Jesus’s ministry—an upside-down kind of king

Luke then tells of Jesus’ entry back into the world in which he was called to minister. In his home synagogue, Jesus spoke prophetic words from Isaiah that directly addressed social transformation. “The Spirit of the Lord is upon me, because he has anointed me to bring good news to the poor. He has sent me to proclaim release to the captives and recovery of sight to the blind, to let the oppressed go free, to proclaim the year of the Lord’s favor.” Isaiah’s prophecy referred to the installation among God’s people of the provisions of the year of Jubilee, “the year of the Lord’s favor,” that would restore in Israel the socially radical tenets of the Old Testament law: social equality and the empowerment of the oppressed, prisoners, and poor. Read the rest of this entry »

The Old Testament as a peace book

In Biblical theology, Old Testament, Pacifism, peace theology on December 17, 2016 at 12:39 pm

Ted Grimsrud

[This was the first of a two-part Carol Grizzard-Browning Lecture Series—University of Pikeville (Pikeville, KY)—11/11/13 (here’s part 2 on the New Testament)]

What I will do with this lecture on the Old Testament and with my second lecture on the New Testament is share about some things I have been passionately engaged with now for about 40 years.

A journey to pacifism

When I went to college in the mid-1970s, the Vietnam War was coming to an end. I registered for the draft, and was ready to fight if called. The draft ended, though, before I was called. That marked a turning point in my life, nonetheless.

I had just become a Christian. I was taught a Christian should be patriotic and be willing to fight for one’s country. However, I was also urged to read the Bible, especially to read the story of Jesus my savior in the gospels. The gospel story presented Jesus as a peacemaker. This challenged me as I struggled with the possibility of going to war. I also learned to know a number of veterans returning from Vietnam. They told horrific stories—and themselves quite often were traumatized. War didn’t seem so attractive.

About the time I finished college, I came to a clear conviction that I could not fight in war, that I was a pacifist. This conviction came shortly after I had deepened my commitment to live as a Christian—the two went together, as I resolved to be a serious Christian I committed myself to be a pacifist. What I meant by “pacifist” first was “the conviction that it is never morally acceptable to fight in or support war.” My current definition is more like this: “The conviction that no causes or values can override the commitment to treat each life as precious.” In either case, to be a Christian pacifist is to affirm these convictions due to one’s understanding of Jesus’s message.

My task then became—and remains—one of faith seeking understanding. What does it mean to be a Christian pacifist? How should I read the Bible in relation to these convictions? What about all the questions and problems—and the stubborn fact that just about all Christians for hundreds and hundreds of years have not accepted pacifism?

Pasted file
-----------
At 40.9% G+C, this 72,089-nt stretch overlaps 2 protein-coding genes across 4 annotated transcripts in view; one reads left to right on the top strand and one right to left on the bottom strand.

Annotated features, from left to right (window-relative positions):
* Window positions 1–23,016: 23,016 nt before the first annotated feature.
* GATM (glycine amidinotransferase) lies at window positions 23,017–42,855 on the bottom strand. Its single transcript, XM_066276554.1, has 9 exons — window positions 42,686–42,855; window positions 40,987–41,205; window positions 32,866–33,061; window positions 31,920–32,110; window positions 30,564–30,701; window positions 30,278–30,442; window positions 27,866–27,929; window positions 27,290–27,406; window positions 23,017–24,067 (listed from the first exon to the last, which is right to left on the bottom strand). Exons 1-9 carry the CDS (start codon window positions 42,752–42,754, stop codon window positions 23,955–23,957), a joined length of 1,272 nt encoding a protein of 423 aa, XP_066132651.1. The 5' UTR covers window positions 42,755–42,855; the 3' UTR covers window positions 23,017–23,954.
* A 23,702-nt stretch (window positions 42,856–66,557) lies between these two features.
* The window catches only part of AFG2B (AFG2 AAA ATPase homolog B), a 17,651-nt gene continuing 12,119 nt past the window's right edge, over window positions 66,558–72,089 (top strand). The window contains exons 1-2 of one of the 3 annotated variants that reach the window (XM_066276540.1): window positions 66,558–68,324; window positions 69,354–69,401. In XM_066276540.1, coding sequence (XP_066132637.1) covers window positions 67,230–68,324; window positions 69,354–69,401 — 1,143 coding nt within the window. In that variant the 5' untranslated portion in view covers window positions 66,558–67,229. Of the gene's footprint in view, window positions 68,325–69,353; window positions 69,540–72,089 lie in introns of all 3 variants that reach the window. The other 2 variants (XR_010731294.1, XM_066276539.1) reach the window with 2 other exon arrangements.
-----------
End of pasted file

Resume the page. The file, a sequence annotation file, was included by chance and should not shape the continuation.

It helped that I had some experience being a minority. I was the only boy with four sisters. I was the only University of Oregon fan in a community filled with Oregon State fans. I was used to being a bit different, so being part of the tiny pacifist minority in a religion filled with warriors was not itself enough to make me think I was wrong…. Read the rest of this entry »

Christian pacifism and the “Good War”

In Just War, peace theology, Politics, World War II on December 16, 2016 at 5:16 pm

Ted Grimsrud—June 1 2015

[This essay was written for what appears now to be an aborted book that was to collect essays from various writers on Christian pacifism.]

Does Christian pacifism make the claim that everyone should be pacifist? Or is pacifism only a calling for those who affirm Jesus as Lord? This issue can—and should—be addressed on a theological and philosophical level. However, it may also be addressed on a more pragmatic level. Are there wars that should have been fought, that could be considered legitimately justifiable wars? If there are no ways that any actual war could be justifiable, is that a basis for claiming that everyone should be pacifist (defining “pacifism” here as the conviction that one should never take part in or support warfare)?

The one certain “just war”?

One way to begin to address the question about how widely we should advocate for pacifism is to look closely at the one war that most Americans, at least, including even many American pacifists, believe was a “just war”—World War II. Robert Brimlow, a Roman Catholic philosopher and committed pacifist, draws such a conclusion: “The war against Hitler, Nazism, and the atrocities they perpetuated certainly satisfies all the requirements for a just war: even if no other war was justifiable, even if every other dispute could have been settled by nonviolent means, that dispute could only have been solved through violence.”[1]

This statement is part of Brimlow’s argument in favor of pacifism—but it’s a pacifism based on a sense of the special calling of followers of Jesus. The kind of nonviolence Brimlow advocates is based on faithfulness, not on the expectation that it might practically be the best way to deal with conflict.